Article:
Unadulterated or not, CBD is not a substitute for other medicines that are proven to work, Ayers says. People taking CBD to treat heart conditions may benefit more from other treatments that have been tested for that purpose, for example.
"Using over-the-counter CBD to treat any medical condition is not FDA recommended, and doing so will only prolong or exacerbate your illness," he says.
What CBD can and can't do – The idea of CBD as a cure-all didn't come from nowhere, Ayers notes.
CBD isn't a medical drug (or even, technically, a dietary supplement, according to the FDA). CBD sellers are not allowed to suggest it can cure or treat diagnosable medical condition, but they can make general wellness claims.
In the study, the authors found just 29.5 percent of posts included one general wellness claims, whereas 90 percent included at least one claim that CBD treats a diagnosable condition.
The FDA doesn't review CBD products before they go to market. To control the industry, the agency can issue warning letters to sellers it finds to have made unsupported claims. In 2020, the FDA has issued 11 warning letters to CBD sellers claiming their products could treat or cure coronavirus, for instance.
"Clearly the public did not randomly infer that CBD cures nearly all medical conditions," Ayers says. "They were told that over and over again by an industry that will say anything to sell more product."
Using CBD as a wellness product is well within the guidelines the FDA has put forward. But when the claims start to drift into medical territory, the science just isn't there, Ayers says.
In the interests of transparency, Inverse notes that Davey Smith, a co-author on the study reported fees outside the current work from AG Bayer a pharmaceutics company and non-financial support from Fluxergy, a medical equipment manufacturer.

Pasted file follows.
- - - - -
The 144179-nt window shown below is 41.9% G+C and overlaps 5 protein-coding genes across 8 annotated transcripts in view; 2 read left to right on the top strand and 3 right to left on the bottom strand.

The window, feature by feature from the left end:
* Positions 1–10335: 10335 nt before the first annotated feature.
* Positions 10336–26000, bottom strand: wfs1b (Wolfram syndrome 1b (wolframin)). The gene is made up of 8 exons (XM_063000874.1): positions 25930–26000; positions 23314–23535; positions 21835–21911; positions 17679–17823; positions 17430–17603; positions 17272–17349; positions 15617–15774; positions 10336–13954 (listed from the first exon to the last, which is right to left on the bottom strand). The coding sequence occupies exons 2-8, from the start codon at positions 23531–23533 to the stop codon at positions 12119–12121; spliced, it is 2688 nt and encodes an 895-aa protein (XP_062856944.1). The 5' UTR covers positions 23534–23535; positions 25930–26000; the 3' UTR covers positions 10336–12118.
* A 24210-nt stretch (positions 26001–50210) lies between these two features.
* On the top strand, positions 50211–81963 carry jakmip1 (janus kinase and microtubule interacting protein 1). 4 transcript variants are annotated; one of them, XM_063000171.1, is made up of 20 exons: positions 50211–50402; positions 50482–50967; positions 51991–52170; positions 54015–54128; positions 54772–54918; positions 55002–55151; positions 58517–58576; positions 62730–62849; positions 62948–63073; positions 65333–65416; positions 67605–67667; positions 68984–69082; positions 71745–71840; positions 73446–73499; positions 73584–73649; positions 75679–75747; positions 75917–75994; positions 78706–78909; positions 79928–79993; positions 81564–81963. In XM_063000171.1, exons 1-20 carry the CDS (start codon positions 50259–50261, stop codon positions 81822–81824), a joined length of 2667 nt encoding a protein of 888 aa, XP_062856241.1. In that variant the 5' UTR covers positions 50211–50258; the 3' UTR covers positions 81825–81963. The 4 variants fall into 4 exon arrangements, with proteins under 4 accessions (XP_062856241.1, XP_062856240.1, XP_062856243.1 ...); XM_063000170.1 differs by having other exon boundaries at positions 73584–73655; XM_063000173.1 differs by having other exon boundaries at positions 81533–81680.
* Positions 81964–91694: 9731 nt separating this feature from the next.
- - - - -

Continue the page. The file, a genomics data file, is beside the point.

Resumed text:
Results: Of the 376 posts labeled as testimonials, 90.0% (95% CI, 86.8%-92.8%) of testimonials claimed that CBD treated the individual’s diagnosable conditions. Psychiatric conditions (eg, autism or depression) were the most frequently cited subcategory, mentioned in 63.9% (95% CI, 59.0%-69.1%) of testimonials, followed by orthopedic (26.4%; 95% CI, 21.8%-31.1%), sleep (14.6%; 95% CI, 11.3%-18.5%), and neurological (6.9%; 95% CI, 4.4%-9.6%) conditions. Testimonials also claimed that CBD treated gastroenterological conditions (3.9%; 95% CI, 1.9%-6.1%), as well as addiction, cardiological, dermatological, ophthalmological, oral health, and sexual health conditions (<2.0% each). By contrast, just 29.5% (95% CI, 24.8%-34.2%) of testimonies claimed any wellness benefit, with most citing mental wellness (eg, “quieting my mind”) (29.5% [95% CI, 24.2%-34.4%]); 1.4% (95% CI, 0.3%-2.8%) claimed a physical wellness benefit (eg, “exercise performance”).
Conclusions and Relevance: The findings of this case series suggest a need for regulation of factors associated with CBD being used to treat diagnosable conditions, engagement of health care professionals with patients on their potential CBD use, and implementation of public health campaigns that encourage the public to seek treatment advice from health care professionals regarding evidence-based therapies.